Bruno Bends Decontrol Deadline
By KIMBERLY SCHAYEState Senate Majority Leader Joe Bruno yesterday for the first time dropped his demand for setting a fixed date to end rent protections for some 2 million tenants.
NY Daily News, May 17, 1997
The upstate Republican said he would accept Gov. Pataki's call for eliminating the protections gradually as tenants move out or die — a process expected to take more than a decade.
"I believe that vacancy decontrol, left unimpeded, provides an acceptable way to transition out of rent regulations to an open housing market," Bruno said.
The new bottom line represents a softening in Bruno's threats to let the rent protections expire June 15 unless state leaders agree to eliminate them within several years.
Federal census figures show that 78,000 rent-regulated apartments change hands each year. At that rate, it would take about 14 years to phase out protections on the 1.1 million rent-regulated units in the city and suburbs.
Bruno's position aligns him with Pataki, who this week argued against an "arbitrary cut-off date."
But it is unlikely to end the rent war that has stalled all other state business, including talks on the 47-days-overdue state budget.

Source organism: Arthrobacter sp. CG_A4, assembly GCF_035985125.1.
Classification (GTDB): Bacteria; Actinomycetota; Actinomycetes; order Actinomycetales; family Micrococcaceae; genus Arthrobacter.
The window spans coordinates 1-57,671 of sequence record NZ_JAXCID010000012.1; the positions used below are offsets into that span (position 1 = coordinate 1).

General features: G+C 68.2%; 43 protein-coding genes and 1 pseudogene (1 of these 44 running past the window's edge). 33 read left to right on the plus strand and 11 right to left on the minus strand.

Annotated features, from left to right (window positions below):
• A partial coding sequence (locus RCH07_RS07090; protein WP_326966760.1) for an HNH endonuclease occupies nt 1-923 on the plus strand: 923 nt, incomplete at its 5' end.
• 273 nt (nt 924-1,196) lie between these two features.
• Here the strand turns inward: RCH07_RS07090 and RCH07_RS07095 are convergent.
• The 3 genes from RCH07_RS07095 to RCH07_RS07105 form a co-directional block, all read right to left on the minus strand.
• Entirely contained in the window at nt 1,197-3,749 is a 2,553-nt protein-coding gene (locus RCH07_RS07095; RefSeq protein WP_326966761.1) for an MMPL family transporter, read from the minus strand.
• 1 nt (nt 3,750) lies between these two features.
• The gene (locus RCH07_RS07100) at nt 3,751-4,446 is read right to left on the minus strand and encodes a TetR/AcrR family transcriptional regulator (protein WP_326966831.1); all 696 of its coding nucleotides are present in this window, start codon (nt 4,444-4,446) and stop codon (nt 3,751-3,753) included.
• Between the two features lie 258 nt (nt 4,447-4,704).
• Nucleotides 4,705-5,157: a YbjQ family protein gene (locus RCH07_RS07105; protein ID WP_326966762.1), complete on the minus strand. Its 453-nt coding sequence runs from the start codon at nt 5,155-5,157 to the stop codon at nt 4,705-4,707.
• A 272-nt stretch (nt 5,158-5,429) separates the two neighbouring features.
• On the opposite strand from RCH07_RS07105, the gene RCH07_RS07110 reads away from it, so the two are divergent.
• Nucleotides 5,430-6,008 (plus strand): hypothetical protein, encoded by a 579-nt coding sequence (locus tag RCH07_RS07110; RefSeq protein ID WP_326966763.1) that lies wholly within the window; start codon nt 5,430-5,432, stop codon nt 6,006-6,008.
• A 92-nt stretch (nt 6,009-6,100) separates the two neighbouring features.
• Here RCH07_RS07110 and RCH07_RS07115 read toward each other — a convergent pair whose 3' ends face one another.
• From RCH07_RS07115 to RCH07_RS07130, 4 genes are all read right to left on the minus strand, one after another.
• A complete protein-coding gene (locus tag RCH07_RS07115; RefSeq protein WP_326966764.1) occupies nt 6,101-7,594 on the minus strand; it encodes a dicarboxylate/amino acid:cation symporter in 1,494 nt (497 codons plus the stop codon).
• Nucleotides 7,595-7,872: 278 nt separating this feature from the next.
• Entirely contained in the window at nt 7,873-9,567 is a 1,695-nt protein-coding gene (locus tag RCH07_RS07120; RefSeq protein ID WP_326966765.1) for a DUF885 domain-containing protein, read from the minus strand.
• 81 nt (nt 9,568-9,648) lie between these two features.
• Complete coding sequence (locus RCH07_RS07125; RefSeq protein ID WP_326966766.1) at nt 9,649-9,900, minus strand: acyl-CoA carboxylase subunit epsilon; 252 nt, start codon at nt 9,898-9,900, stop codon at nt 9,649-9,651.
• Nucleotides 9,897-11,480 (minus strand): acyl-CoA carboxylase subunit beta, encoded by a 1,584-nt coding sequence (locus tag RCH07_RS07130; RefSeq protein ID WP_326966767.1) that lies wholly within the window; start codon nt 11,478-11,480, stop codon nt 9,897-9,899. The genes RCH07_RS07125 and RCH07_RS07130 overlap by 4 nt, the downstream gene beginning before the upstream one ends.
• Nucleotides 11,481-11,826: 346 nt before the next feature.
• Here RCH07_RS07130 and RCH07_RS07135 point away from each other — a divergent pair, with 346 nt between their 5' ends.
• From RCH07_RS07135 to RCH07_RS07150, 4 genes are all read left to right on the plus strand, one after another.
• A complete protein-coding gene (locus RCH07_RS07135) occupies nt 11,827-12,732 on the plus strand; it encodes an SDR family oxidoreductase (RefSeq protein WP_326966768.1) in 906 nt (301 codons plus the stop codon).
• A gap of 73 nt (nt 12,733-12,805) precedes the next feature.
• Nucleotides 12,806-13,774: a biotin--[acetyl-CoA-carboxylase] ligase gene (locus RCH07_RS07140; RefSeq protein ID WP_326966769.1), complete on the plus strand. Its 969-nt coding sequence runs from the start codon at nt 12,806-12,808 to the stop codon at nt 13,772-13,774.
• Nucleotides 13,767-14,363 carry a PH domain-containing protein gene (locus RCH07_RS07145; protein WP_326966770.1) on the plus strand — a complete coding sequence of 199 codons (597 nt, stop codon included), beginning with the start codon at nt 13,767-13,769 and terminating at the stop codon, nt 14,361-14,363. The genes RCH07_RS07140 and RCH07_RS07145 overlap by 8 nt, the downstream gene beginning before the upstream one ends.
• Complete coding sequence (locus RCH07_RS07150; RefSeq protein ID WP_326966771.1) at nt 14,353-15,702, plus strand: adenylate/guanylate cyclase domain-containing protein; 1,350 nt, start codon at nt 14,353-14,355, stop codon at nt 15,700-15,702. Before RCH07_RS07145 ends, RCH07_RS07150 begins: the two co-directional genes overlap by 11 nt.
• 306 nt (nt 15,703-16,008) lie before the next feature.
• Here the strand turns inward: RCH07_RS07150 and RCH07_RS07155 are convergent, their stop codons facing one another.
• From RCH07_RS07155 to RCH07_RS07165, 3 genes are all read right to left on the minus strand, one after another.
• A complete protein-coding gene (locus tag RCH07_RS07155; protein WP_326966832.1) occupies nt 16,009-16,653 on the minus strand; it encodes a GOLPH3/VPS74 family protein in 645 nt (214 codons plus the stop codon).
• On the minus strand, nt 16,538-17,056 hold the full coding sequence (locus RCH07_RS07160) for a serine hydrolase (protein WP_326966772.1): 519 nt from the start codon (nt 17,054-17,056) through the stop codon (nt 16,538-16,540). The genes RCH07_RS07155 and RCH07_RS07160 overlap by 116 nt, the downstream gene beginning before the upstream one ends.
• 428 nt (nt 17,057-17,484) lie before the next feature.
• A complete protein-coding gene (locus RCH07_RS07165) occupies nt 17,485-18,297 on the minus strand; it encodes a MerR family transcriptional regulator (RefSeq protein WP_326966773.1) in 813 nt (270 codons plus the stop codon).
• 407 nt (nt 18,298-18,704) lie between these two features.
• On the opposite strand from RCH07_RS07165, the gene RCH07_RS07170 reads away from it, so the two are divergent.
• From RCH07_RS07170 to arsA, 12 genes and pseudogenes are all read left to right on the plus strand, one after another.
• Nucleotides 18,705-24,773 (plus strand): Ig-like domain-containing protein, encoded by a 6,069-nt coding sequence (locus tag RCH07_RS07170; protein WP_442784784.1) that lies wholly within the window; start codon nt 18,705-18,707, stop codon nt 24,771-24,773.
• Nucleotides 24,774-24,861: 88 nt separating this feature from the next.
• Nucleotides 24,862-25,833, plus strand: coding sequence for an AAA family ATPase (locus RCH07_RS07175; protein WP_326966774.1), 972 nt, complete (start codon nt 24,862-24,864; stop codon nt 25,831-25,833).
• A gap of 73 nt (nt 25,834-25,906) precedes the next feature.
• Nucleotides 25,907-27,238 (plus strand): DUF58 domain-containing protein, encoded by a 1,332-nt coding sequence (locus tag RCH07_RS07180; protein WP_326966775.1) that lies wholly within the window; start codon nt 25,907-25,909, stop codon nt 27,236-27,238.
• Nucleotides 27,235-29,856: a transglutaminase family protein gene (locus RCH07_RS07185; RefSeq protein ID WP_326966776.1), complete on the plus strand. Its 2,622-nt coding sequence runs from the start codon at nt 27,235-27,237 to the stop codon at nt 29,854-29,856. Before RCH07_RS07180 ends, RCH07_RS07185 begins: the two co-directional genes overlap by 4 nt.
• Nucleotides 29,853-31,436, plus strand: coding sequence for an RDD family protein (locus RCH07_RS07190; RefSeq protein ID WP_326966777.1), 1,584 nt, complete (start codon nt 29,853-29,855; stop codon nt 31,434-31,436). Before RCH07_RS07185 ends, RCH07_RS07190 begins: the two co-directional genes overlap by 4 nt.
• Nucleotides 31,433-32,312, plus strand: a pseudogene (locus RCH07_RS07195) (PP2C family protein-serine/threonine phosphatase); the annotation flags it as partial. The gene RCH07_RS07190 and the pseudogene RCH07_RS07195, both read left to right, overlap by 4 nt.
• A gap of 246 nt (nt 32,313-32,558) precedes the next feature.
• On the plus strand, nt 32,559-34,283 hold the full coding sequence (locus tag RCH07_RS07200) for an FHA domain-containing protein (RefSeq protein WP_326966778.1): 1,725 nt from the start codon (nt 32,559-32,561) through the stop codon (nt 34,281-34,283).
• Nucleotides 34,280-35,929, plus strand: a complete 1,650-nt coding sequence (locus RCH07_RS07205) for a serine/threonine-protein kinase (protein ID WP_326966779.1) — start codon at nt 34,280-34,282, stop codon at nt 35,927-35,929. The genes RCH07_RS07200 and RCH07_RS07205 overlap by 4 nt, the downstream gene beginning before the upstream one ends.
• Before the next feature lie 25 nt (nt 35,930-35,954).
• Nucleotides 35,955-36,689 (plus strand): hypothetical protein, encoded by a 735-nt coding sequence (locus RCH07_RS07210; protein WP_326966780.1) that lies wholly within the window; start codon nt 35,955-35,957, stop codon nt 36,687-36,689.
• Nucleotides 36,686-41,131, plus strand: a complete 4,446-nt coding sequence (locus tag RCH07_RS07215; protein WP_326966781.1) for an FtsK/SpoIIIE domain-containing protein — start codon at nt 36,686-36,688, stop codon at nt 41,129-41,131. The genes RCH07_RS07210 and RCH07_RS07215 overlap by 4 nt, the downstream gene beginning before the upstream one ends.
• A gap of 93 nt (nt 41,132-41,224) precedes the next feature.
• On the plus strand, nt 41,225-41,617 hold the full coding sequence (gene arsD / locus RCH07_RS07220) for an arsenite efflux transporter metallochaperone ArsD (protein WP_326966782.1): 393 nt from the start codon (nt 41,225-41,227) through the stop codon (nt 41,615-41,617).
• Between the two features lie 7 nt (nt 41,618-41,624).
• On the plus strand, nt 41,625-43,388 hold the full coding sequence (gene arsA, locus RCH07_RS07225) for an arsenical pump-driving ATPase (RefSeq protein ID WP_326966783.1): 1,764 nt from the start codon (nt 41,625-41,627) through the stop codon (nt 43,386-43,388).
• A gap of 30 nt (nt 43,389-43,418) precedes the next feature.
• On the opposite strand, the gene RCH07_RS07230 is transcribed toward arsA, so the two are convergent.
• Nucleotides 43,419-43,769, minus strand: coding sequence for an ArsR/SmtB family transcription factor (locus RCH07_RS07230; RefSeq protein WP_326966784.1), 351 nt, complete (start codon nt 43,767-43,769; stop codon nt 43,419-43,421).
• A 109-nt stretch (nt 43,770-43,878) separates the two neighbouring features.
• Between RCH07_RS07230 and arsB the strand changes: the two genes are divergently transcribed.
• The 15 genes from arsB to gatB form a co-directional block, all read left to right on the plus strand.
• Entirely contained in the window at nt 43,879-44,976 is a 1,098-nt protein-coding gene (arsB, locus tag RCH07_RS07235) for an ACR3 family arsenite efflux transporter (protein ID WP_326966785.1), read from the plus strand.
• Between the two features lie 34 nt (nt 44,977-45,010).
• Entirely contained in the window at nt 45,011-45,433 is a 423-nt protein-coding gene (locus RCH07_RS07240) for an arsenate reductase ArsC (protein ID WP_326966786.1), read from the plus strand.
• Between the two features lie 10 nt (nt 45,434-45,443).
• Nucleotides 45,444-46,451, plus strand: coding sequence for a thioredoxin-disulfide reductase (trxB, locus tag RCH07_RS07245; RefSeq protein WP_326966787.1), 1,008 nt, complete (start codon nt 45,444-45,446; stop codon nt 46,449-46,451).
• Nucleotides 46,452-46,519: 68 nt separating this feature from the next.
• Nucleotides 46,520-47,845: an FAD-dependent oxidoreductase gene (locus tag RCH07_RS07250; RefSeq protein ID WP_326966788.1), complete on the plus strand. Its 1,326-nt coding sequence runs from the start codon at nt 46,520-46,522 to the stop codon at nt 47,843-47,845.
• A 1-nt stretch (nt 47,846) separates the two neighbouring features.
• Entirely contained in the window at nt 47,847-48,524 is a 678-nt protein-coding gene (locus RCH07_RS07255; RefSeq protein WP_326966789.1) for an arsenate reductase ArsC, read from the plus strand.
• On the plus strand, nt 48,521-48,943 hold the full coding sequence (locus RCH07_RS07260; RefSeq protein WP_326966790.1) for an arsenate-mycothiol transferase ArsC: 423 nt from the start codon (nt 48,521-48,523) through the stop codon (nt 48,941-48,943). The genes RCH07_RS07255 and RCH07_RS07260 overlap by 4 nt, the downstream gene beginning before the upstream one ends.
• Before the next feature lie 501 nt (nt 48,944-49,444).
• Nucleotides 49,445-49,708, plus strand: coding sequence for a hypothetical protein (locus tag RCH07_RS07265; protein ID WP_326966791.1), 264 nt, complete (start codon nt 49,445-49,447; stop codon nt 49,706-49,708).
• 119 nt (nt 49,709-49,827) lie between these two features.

Assembly Speaker Sheldon Silver (D-Manhattan) has vowed to block any vote on vacancy decontrol, a stance he called nonnegotiable.
Silver's refusal to budge guarantees that the laws protecting tenants from large rent hikes will expire in a month, Bruno warned.
"He and his Democrats in the city will have full responsibility, because we are not passing a bill that does not have full vacancy decontrol in it," Bruno said.
Silver argued that Bruno's new position is no compromise because it would scrap protections tenants have relied on for a half century.
"What we have seen from the Republicans is not a sensible middle ground, it is a plan that will cause eviction of middle-class families," said Silver spokeswoman Patricia Lynch.
Vacancy decontrol would trigger a 30% jump in rents on Manhattan's upper West Side within two years, according to a new study by the city Rent Guidelines Board.
Decontrol also would spur hikes of 24% in Harlem and Washington Heights, and 23% in Elmhurst, Queens, the study showed.
Landlord and tenant advocates joined in attacking Bruno's new position.
Unless there is a fixed date for abolishing rent laws, "we are looking at another generation of controls and we won't get the benefits that we should get," said Dan Margulies of of the Community Housing Improvement Program.
Michael McKee of the New York State Tenants & Neighbors Coalition accused Bruno of "fronting" for Pataki and Sen. Alfonse D'Amato, the state's most influential Republican.